Pennsylvania Primary Election: Smooth Sailing with Historic Mail-In Ballot Turnout

Al SchmidtCredit: Commonwealth Media Services

PENNSYLVANIA — Al Schmidt, the Acting Secretary of the Commonwealth, praised the municipal primary election in Pennsylvania, proclaiming that it ran seamlessly. He commended county election officials and poll workers for organizing free, fair, and secure voting, while thanking eligible voters for casting their ballots.

“First, I’d like to thank our county election officials and poll workers for conducting another free, fair, and secure election in Pennsylvania,” Schmidt said. “I also thank all eligible voters who did their part and cast their ballot in this primary election.”

Counties received about 788,000 mail ballot applications for the primary – nearly 708,000 applications for no-excuse mail-in ballots and 80,000 applications for absentee ballots. As of 7:30 p.m., more than 74 percent of those mail ballots had been returned. Voters had until 8 p.m. to return their completed mail ballot to their county board of elections.

Pennsylvanians also voted in-person yesterday, turning out at more than 9,000 polling places across 67 counties. Final voter turnout numbers will be available in several days, after all eligible votes have been counted.

Schmidt noted that Conewago Elementary School, a polling place in York County, was partially blocked for several hours by road construction. County officials successfully petitioned the York County Court of Common Pleas to extend voting for that precinct. Voters in line by 9:30 p.m. were able to cast their vote.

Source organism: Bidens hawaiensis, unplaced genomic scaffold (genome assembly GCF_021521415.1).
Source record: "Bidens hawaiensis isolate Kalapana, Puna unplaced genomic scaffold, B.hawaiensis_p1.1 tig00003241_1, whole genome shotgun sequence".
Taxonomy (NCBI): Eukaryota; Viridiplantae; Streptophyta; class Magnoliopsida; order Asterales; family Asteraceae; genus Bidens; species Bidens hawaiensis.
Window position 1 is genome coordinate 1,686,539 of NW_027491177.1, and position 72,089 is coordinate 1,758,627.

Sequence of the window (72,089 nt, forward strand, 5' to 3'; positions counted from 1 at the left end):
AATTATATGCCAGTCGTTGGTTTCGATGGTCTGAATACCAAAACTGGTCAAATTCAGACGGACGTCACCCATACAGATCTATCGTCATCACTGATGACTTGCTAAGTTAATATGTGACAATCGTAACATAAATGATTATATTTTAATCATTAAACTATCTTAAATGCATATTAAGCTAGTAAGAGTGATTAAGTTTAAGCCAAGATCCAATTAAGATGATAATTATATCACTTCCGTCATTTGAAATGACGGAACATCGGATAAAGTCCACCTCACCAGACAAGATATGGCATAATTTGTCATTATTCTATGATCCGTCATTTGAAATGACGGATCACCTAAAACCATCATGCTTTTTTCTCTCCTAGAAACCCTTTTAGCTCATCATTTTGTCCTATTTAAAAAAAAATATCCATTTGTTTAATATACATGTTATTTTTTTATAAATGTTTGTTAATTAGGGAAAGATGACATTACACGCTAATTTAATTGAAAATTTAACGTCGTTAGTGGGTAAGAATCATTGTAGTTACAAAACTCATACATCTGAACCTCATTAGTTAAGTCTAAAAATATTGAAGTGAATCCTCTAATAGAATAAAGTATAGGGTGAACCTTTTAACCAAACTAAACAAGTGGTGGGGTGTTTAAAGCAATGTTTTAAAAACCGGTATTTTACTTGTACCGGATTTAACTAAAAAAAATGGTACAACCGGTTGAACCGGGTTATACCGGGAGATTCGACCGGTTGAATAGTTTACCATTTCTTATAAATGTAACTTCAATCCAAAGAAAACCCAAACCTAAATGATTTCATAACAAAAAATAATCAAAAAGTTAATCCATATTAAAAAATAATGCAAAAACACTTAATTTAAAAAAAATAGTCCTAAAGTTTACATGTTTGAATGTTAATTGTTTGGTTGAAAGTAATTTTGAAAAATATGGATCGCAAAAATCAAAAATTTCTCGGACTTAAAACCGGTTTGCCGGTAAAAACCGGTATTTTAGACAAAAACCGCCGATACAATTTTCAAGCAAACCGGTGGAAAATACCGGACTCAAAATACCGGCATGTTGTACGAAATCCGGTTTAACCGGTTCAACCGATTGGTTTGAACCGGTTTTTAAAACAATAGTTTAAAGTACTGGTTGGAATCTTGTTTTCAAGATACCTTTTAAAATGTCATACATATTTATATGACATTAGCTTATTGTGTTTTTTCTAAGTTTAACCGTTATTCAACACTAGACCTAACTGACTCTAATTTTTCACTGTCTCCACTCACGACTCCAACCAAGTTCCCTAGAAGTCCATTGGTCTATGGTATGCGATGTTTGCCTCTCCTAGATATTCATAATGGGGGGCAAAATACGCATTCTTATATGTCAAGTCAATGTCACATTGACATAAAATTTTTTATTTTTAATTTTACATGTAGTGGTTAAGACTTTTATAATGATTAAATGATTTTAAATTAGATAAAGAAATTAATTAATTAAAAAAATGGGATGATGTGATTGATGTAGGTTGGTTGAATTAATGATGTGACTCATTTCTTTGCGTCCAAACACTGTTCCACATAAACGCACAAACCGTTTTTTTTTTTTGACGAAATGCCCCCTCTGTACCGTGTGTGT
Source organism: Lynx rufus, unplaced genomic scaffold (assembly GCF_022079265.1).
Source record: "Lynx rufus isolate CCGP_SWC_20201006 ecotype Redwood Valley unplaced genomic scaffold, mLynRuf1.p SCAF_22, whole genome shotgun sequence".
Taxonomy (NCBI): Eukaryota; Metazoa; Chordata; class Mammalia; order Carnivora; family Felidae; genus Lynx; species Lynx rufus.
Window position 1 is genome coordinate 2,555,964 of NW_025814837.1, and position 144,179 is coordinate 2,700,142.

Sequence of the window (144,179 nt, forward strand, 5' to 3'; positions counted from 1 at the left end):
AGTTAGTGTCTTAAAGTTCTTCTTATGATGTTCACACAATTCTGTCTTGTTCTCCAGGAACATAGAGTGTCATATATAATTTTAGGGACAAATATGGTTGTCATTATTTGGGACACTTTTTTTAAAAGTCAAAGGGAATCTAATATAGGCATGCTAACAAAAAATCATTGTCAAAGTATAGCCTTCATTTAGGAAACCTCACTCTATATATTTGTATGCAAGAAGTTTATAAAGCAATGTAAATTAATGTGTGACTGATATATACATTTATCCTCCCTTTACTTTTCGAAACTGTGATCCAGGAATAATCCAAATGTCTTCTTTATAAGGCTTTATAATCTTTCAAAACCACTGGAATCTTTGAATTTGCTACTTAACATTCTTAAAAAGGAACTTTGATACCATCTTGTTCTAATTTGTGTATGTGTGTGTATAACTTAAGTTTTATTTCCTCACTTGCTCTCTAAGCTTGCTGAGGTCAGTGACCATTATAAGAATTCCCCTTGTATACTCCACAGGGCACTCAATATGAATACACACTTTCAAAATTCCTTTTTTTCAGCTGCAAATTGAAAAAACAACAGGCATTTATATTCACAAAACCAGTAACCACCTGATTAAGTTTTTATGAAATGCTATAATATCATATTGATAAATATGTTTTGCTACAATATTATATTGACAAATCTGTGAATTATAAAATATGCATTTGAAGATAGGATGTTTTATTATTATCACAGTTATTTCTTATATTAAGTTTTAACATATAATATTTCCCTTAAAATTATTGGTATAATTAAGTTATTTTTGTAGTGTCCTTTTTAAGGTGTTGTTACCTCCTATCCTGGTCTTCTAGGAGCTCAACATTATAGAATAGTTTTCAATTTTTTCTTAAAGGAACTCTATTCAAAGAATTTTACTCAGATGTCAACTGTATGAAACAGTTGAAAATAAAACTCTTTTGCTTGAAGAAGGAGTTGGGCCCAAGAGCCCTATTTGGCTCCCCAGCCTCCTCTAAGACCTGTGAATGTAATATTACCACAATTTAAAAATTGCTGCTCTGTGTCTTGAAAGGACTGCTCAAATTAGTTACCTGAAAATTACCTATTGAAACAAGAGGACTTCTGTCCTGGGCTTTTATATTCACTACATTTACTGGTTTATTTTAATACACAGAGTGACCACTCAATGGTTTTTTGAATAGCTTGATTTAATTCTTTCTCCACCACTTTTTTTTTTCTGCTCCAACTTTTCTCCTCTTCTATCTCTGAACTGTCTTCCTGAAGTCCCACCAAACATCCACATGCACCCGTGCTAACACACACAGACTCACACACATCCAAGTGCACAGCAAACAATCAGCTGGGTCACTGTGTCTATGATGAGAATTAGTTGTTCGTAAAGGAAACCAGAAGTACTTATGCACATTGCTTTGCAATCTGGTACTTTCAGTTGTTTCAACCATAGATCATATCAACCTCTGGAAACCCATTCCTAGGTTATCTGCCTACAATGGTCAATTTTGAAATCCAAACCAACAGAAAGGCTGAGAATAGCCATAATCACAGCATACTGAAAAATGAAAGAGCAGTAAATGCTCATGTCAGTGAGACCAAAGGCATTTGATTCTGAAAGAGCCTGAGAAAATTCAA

A handful of other counties reported routine issues throughout the day, such as precincts opening a few minutes late. The department offered its assistance to counties as they resolved those issues.

Department of State staff answered about 600 calls yesterday via the commonwealth’s voter hotline (1-877-VOTESPA). Most callers had questions about their voter registration status, polling place location, or mail ballot.

As unofficial results become available from counties, they will be posted on the department’s elections return site at The site provides statewide totals and county-by-county breakdowns of each race by votes cast in-person on Primary Day, votes cast by mail ballot, and votes cast by provisional ballot.

Schmidt also thanked state and federal partners who helped ensure the security of yesterday’s primary election.

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